This multi-bubble syndrome was largely an outgrowth of the Federal Reserve’s aggressive post-equity-bubble damage containment tactics -- some 550 bp of monetary easing from early 2001 through mid-2003. Housing markets benefited handsomely from the support of 45-year lows in interest rates. And consumers, who had first discovered the joys of asset-driven wealth effects during the stock market bubble of the late 1990s, quickly put their newfound skills to work in reaping the gains of the housing bubble. Not only did they benefit from the psychology of feeling wealthier, but US homeowners were aggressive in taking advantage of breakthroughs in the technology of home mortgage refinancing. It wasn’t just the reduction in interest expenses, but the so-called cash-outs from rapidly appreciating housing assets enabled consumers to uncover a new and important source of incremental purchasing power. Freddie Mac puts the peak rate of equity extraction and second mortgages from residential property at $224 billion in 2003 -- almost 3% of the total value of home equity investments. Over the 2001-04, annual cash-outs appeared to average around 2% of aggregate home equity -- suggesting that households may have liquidated as much as 8% of their equity in real estate in order to fund current consumption. For an aging US society that needs to build saving in order to fund the not-so-distant retirement of some 77 million baby-boomers, even this partial liquidation of asset-based saving is disturbing, to say the least.

The asset economy does not just have its origins in America. It is very much a by-product of support from global investors and policy makers. One of the outgrowths of an increasingly asset-dependent economy is a shortfall in income-based national saving. America has taken this shortfall to an unprecedented extreme. The net national saving rate -- the combined saving of consumers, businesses, and the government sector after deducting for the depreciation of worn-out capacity -- fell to a record low in the 1-2% range in 2003-04. Lacking in domestic saving, American has had to import foreign saving from abroad -- and run massive current account deficits to attract that capital.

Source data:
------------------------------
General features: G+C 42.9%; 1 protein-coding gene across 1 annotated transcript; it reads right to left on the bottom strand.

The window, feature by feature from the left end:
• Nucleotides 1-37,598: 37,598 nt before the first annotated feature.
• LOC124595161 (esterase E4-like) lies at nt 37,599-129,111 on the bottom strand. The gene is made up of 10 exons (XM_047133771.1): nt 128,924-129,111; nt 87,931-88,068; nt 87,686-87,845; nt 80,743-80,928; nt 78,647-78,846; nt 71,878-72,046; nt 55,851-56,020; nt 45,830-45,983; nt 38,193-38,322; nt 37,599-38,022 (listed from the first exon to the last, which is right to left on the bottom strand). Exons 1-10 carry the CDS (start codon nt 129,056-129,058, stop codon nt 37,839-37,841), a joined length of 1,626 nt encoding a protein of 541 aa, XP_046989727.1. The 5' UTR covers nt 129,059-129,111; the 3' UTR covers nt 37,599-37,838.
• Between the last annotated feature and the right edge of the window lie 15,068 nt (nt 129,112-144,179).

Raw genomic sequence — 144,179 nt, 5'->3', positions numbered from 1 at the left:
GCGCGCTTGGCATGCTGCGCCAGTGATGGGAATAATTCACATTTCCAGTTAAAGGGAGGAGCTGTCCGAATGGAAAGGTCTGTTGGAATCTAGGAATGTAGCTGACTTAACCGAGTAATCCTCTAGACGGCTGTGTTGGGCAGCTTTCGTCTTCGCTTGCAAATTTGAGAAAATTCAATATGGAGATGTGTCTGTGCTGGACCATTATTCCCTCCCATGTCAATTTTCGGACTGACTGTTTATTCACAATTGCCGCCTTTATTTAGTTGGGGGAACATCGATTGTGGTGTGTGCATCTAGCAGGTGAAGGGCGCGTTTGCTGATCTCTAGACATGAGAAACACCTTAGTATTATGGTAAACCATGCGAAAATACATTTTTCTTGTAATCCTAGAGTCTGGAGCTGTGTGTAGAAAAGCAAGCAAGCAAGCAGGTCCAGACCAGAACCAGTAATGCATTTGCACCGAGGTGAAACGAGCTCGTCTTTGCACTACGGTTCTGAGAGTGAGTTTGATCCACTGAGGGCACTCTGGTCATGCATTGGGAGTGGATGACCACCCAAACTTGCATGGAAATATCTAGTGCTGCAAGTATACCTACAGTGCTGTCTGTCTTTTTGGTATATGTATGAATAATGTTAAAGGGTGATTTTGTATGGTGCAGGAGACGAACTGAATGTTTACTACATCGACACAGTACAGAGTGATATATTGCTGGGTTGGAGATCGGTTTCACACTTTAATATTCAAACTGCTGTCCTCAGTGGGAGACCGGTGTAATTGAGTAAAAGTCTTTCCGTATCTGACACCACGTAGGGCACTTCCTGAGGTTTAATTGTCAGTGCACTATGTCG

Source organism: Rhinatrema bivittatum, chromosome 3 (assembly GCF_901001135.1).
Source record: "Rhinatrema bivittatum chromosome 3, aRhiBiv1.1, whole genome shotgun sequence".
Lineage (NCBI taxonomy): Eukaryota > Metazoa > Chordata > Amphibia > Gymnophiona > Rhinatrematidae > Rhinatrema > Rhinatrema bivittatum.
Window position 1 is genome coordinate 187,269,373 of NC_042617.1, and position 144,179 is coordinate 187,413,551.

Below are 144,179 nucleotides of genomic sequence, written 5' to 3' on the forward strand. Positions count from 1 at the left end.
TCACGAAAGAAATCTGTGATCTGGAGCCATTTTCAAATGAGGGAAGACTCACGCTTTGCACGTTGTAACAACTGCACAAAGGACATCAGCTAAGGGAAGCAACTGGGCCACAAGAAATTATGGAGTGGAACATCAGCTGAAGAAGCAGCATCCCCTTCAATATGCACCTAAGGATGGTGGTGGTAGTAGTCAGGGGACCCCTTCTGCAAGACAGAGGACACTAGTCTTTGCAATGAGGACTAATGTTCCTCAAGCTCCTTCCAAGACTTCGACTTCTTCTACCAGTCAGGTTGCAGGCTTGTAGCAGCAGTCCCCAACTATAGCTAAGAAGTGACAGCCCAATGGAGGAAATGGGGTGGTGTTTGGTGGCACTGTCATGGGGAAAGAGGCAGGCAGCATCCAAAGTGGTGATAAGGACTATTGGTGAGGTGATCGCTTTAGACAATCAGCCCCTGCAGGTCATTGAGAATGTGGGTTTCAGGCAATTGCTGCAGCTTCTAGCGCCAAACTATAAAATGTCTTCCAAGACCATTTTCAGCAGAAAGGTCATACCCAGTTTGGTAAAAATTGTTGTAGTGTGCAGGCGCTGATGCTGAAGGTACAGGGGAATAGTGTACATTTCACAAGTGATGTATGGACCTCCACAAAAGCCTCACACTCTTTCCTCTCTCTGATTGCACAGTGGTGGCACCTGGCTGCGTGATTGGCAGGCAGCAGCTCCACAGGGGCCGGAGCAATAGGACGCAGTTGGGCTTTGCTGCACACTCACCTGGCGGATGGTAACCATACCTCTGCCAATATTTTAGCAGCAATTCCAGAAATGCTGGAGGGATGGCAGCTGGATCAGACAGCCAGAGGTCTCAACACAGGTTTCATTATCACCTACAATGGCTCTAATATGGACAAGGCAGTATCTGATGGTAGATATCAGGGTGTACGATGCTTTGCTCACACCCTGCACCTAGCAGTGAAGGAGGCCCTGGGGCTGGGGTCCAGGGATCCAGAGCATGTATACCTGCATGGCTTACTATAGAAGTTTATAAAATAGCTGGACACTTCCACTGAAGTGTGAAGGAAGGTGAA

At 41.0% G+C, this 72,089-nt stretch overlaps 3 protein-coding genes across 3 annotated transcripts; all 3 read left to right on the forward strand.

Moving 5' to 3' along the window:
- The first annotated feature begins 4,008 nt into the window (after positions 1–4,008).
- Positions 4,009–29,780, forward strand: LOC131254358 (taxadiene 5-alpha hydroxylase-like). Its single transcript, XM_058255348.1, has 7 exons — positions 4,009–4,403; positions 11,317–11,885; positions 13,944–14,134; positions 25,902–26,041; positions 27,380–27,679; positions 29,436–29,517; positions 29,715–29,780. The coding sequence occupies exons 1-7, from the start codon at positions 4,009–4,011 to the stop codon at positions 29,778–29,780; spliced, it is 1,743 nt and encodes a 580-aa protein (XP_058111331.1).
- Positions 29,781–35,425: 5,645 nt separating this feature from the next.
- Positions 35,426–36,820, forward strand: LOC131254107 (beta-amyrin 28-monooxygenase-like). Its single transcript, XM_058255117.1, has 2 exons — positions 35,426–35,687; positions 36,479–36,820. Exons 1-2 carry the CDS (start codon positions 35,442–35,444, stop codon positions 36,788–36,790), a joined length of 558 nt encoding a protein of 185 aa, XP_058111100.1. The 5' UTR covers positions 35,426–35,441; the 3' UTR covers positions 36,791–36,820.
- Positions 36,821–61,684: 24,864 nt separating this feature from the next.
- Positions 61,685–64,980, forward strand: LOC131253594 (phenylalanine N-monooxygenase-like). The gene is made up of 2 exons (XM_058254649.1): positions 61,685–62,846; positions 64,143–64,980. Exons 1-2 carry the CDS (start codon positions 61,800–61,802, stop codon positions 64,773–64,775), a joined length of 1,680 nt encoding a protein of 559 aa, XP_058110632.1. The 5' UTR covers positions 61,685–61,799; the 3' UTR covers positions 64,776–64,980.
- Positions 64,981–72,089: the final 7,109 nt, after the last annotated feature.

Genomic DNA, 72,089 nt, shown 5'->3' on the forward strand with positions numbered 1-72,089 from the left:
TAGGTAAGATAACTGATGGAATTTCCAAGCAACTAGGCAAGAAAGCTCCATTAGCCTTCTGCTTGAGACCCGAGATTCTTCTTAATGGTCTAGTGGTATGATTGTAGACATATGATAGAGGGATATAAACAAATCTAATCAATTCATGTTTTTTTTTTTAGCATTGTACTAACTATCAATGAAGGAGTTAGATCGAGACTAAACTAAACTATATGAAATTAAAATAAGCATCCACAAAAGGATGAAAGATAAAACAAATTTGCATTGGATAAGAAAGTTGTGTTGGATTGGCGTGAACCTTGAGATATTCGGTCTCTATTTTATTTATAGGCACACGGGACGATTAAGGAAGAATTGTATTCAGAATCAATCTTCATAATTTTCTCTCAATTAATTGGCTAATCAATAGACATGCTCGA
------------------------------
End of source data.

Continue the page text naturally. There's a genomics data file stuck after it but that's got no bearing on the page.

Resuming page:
This is where the global enablers enter the equation. First, it was private investors seeking to share in the returns of the world’s greatest productivity story. Then, when doubts surfaced on that front, foreign central banks rushed in to fill the void. Over the 12 months ending September 2004, the “official sector” accounted for 28% of total purchases of long-term US securities -- nearly double the 15% share over the prior 12 months and about four times the portion during the 2000-02 period. This was only the latest chapter in a foreign-inspired dollar-support campaign. Dollar-denominated official foreign exchange reserves surged from $1.1 trillion to $2.1 trillion over the 1998 to 2003 period (as estimated by the BIS at constant exchange rates). That left dollar-based assets with approximately a 70% weight in official reserve portfolios -- more than double America’s 30% share in the world economy and, quite possibly, the biggest overweight in world financial markets today.